Take the 2-minute tour ×
Mathematics Stack Exchange is a question and answer site for people studying math at any level and professionals in related fields. It's 100% free, no registration required.

I completed the first part of this question, which is stated [here] Series convergence for sequence of zeroes and ones

I showed that the sequence of partial sums $S_n$ is bounded $0\le S_n\le1$, so as n goes to infinity, the sequence of partial sums converges to some value between 0 and 1. This is the second part of the question: Let $x\in[0,1]$. Prove that there exists a sequence $(a_n)_{n\in N}$ such that $$x=\sum_{n=1}^\infty \frac{a_n}{2^n}$$ This is the binary expansion of $x$. Isn't this part of the question basically stating what I proved in the first, i.e. I showed that the sequence of partial sums is between 0 and 1. Or am I misunderstanding the question?

Any clarification is appreciated.

Thank you.

share|improve this question
Hint: If you have defined $a_1,a_2,\dots,a_n$, let $a_{n+1}=1$ if $\frac{a_1}{2}+\cdots+\frac{a_n}{2^n}+\frac{1}{2^{n+1}}\le x$, and $0$ otherwise. –  André Nicolas Nov 12 '12 at 7:01
This is clearly the way to go, via an inductive definition of the $a_k$. Should also throw the bounds into the inductive definition of sum-so-far < x < sum-so-far +1/2^n or the like. +1 for comment. –  coffeemath Nov 12 '12 at 7:16
Thank you, so I use induction? Is this similar to Cantor's diagonal argument? –  Alti Nov 12 '12 at 20:46
It's not like the diagonal argument. What Andre's remark is about is how to construct the sequence of $a_n$ from the number $x$. If you do some cases, you'll see that (given $a_1,...,a_n$ are correct), the definition gives the correct next base 2 digit $a_{n+1}$. –  coffeemath Nov 12 '12 at 23:53
Can you give me an example? I'm sorry, I feel it's not clicking yet. –  Alti Nov 13 '12 at 1:08
show 1 more comment

1 Answer

up vote 1 down vote accepted

In this part you are given x and have to show the existence of the sequenced $a_n$.

So this means, for each fixed $x$ in $[0,1]$, you have to do two things:

1) show how to construct the sequence $a_n$ from the number $x$, and

2) show that the resulting sum $\sum a_n/2^n$ actually converges to $x$.

In the previous part of the question you showed such sums converge, but in this latter part of the question you are to show for each $x$ you can find an appropriate sequence which converges with its sum being that particular $x$.

EDIT: The OP Alti has asked for details on the construction of the $a_n$ from the number $x \in [0,1]$. First note that the particular number $x=1$ has the expression in which all $a_n=1$, i.e. $1=1/2+1/4+1/8+...$, so that we may assume in fact that $X \in [0,1)$, the half-open interval where $0 \le x < 1.$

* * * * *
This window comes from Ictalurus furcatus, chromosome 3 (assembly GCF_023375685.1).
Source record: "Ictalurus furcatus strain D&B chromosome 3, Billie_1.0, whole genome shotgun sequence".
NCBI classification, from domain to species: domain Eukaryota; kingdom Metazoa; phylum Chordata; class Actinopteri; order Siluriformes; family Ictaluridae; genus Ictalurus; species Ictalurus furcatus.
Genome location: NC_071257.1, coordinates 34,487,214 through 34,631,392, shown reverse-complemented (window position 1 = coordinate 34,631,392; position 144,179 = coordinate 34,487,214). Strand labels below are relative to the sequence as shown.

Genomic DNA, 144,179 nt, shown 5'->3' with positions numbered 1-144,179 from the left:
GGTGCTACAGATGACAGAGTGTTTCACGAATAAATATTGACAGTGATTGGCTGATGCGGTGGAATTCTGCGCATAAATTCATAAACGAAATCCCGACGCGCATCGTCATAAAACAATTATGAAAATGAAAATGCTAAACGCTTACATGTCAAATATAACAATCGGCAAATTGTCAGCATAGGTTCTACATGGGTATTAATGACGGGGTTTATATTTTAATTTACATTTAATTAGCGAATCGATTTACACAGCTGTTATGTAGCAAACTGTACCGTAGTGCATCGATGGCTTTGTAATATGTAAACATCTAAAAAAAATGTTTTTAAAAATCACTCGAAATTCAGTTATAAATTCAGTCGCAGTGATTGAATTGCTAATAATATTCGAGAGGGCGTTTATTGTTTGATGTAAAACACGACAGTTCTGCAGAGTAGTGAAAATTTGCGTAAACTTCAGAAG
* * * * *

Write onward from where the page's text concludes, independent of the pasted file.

To get the construction started, we use that $[0,1)=[0,1/2) \cup [1/2,1)$ where the union is disjoint. We let $a_1=0$ if $x \in [0,1/2)$ and $a_1=1$ if $x \in [1/2,1)$. Note for this "base case" of the construction that we have $a_1/2 \le x < a_1/2+1/2$, which may be restated as $x \in [a_1/2,a_1/2+1/2)$ To construct the next $a$, which is $a_2$, we use that $$[a_1/2,a_1/2+1/2)=[a_1/2,a_1/2+1/4) \cup [a_1/2+1/4,a_1/2+1/2),$$ the union again being disjoint. We then define $a_2=0$ if $x$ is in the first half of the above disjoint union, and $a_1=1$ if $x lies in the second half of the above union.

For notation of left and right endpoints, let $v_n=a_1/2+a_2/4+...+a_n/2^n$, so that $v_n$ is the $n^{th}$ partial sum of the series we are constructing. Then provided we have inductively constructed each of $a_1,a_2,...,a_n$ we have at that stage that $x \in [v_n,v_n+1/2^n).$ For constructing $a_{n+1}$ we use the disjoint union $$[v_n,v_n+1/2^n)=[v_n,v_n+1/2^{n+1}) \cup [v_n+1/2^{n+1},v_n+1/2^n).$$ This is another disjoint union, and we let $a_{n+1}=0$ if $x$ lies in the left half and $a_{n+1}=1$ if $x$ lies in the right half.

Convergence of the partial sums to $x$ can be based on the nested interval theorem, or on using the partial sums of the series and also the lengths of the constructed half-open intervals in the proof.

share|improve this answer
So I would let $x$ be in $[0,1]$, and let $(a_n)$ be a sequence such that $a_n$ is in {0,1} for all n. I'm not sure what you mean by constructing the sequence $a_n$ from $x$, though. $x$ is a number, so I would construct a number of zeroes and ones? –  Alti Nov 12 '12 at 6:53
Yes, each particular $x$ would have its own particular sequence of 0's and 1's, which are obtained from the base two decimal version of $x$. For example I think that 1/3 has the base two expansion $0.01010101...$ where the digits repeat in blocls of two. –  coffeemath Nov 12 '12 at 7:11
Thank you for all your help! –  Alti Nov 14 '12 at 3:49
Alti: An interesting topic to look up is "bisection method" or some title like that. Basically one takes an interval and keeps cutting it in half, and focussing on where your point $x$ is, then cutting that part in half, and so on. For $x \in [0,1]$ you can keep track of the bisections and get base 2 digits of $x$. –  coffeemath Nov 14 '12 at 4:08
add comment

Your Answer


By posting your answer, you agree to the privacy policy and terms of service.

Not the answer you're looking for? Browse other questions tagged or ask your own question.